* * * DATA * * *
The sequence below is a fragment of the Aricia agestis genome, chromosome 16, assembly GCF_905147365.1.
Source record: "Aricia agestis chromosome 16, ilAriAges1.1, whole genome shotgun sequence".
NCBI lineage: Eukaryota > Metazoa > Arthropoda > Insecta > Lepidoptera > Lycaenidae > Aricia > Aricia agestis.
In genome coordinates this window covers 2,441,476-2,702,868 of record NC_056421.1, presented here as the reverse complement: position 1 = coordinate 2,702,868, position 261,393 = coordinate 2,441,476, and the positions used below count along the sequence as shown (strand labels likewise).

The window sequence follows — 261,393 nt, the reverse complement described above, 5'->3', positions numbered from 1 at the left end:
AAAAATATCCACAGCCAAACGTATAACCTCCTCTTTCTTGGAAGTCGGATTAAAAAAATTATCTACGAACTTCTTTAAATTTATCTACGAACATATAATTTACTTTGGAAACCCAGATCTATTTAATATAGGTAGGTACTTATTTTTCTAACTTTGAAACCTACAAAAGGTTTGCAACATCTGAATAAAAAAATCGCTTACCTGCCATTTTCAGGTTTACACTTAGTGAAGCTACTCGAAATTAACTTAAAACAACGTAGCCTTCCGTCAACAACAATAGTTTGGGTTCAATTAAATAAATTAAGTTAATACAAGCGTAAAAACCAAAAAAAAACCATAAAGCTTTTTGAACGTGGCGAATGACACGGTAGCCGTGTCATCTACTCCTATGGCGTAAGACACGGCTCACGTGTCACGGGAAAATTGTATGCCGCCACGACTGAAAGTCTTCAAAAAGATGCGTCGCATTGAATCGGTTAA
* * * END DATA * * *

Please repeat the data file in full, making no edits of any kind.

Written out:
The sequence below is a fragment of the Aricia agestis genome, chromosome 16, assembly GCF_905147365.1.
Source record: "Aricia agestis chromosome 16, ilAriAges1.1, whole genome shotgun sequence".
NCBI lineage: Eukaryota > Metazoa > Arthropoda > Insecta > Lepidoptera > Lycaenidae > Aricia > Aricia agestis.
In genome coordinates this window covers 2,441,476-2,702,868 of record NC_056421.1, presented here as the reverse complement: position 1 = coordinate 2,702,868, position 261,393 = coordinate 2,441,476, and the positions used below count along the sequence as shown (strand labels likewise).

The window sequence follows — 261,393 nt, the reverse complement described above, 5'->3', positions numbered from 1 at the left end:
AAAAATATCCACAGCCAAACGTATAACCTCCTCTTTCTTGGAAGTCGGATTAAAAAAATTATCTACGAACTTCTTTAAATTTATCTACGAACATATAATTTACTTTGGAAACCCAGATCTATTTAATATAGGTAGGTACTTATTTTTCTAACTTTGAAACCTACAAAAGGTTTGCAACATCTGAATAAAAAAATCGCTTACCTGCCATTTTCAGGTTTACACTTAGTGAAGCTACTCGAAATTAACTTAAAACAACGTAGCCTTCCGTCAACAACAATAGTTTGGGTTCAATTAAATAAATTAAGTTAATACAAGCGTAAAAACCAAAAAAAAACCATAAAGCTTTTTGAACGTGGCGAATGACACGGTAGCCGTGTCATCTACTCCTATGGCGTAAGACACGGCTCACGTGTCACGGGAAAATTGTATGCCGCCACGACTGAAAGTCTTCAAAAAGATGCGTCGCATTGAATCGGTTAA